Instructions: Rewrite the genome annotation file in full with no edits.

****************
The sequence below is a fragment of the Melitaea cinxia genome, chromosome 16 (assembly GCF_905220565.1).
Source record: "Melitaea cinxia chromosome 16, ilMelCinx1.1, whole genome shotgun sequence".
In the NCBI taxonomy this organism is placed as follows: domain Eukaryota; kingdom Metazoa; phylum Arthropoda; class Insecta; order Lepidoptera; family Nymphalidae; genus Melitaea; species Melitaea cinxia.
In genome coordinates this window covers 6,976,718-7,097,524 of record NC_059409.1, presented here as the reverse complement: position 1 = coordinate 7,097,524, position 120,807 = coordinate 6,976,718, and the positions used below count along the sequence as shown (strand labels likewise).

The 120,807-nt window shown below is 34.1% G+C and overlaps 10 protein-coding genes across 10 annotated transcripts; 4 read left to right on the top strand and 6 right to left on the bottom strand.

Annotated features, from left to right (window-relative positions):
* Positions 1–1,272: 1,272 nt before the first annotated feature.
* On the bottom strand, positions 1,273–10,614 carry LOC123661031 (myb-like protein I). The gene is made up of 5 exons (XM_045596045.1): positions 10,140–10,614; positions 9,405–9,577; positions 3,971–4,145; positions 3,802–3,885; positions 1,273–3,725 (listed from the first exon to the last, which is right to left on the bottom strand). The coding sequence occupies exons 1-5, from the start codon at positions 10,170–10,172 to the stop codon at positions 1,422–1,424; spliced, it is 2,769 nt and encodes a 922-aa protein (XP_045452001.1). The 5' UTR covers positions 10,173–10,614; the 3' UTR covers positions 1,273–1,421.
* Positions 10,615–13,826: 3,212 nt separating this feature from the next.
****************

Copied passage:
The sequence below is a fragment of the Melitaea cinxia genome, chromosome 16 (assembly GCF_905220565.1).
Source record: "Melitaea cinxia chromosome 16, ilMelCinx1.1, whole genome shotgun sequence".
In the NCBI taxonomy this organism is placed as follows: domain Eukaryota; kingdom Metazoa; phylum Arthropoda; class Insecta; order Lepidoptera; family Nymphalidae; genus Melitaea; species Melitaea cinxia.
In genome coordinates this window covers 6,976,718-7,097,524 of record NC_059409.1, presented here as the reverse complement: position 1 = coordinate 7,097,524, position 120,807 = coordinate 6,976,718, and the positions used below count along the sequence as shown (strand labels likewise).

The 120,807-nt window shown below is 34.1% G+C and overlaps 10 protein-coding genes across 10 annotated transcripts; 4 read left to right on the top strand and 6 right to left on the bottom strand.

Annotated features, from left to right (window-relative positions):
* Positions 1–1,272: 1,272 nt before the first annotated feature.
* On the bottom strand, positions 1,273–10,614 carry LOC123661031 (myb-like protein I). The gene is made up of 5 exons (XM_045596045.1): positions 10,140–10,614; positions 9,405–9,577; positions 3,971–4,145; positions 3,802–3,885; positions 1,273–3,725 (listed from the first exon to the last, which is right to left on the bottom strand). The coding sequence occupies exons 1-5, from the start codon at positions 10,170–10,172 to the stop codon at positions 1,422–1,424; spliced, it is 2,769 nt and encodes a 922-aa protein (XP_045452001.1). The 5' UTR covers positions 10,173–10,614; the 3' UTR covers positions 1,273–1,421.
* Positions 10,615–13,826: 3,212 nt separating this feature from the next.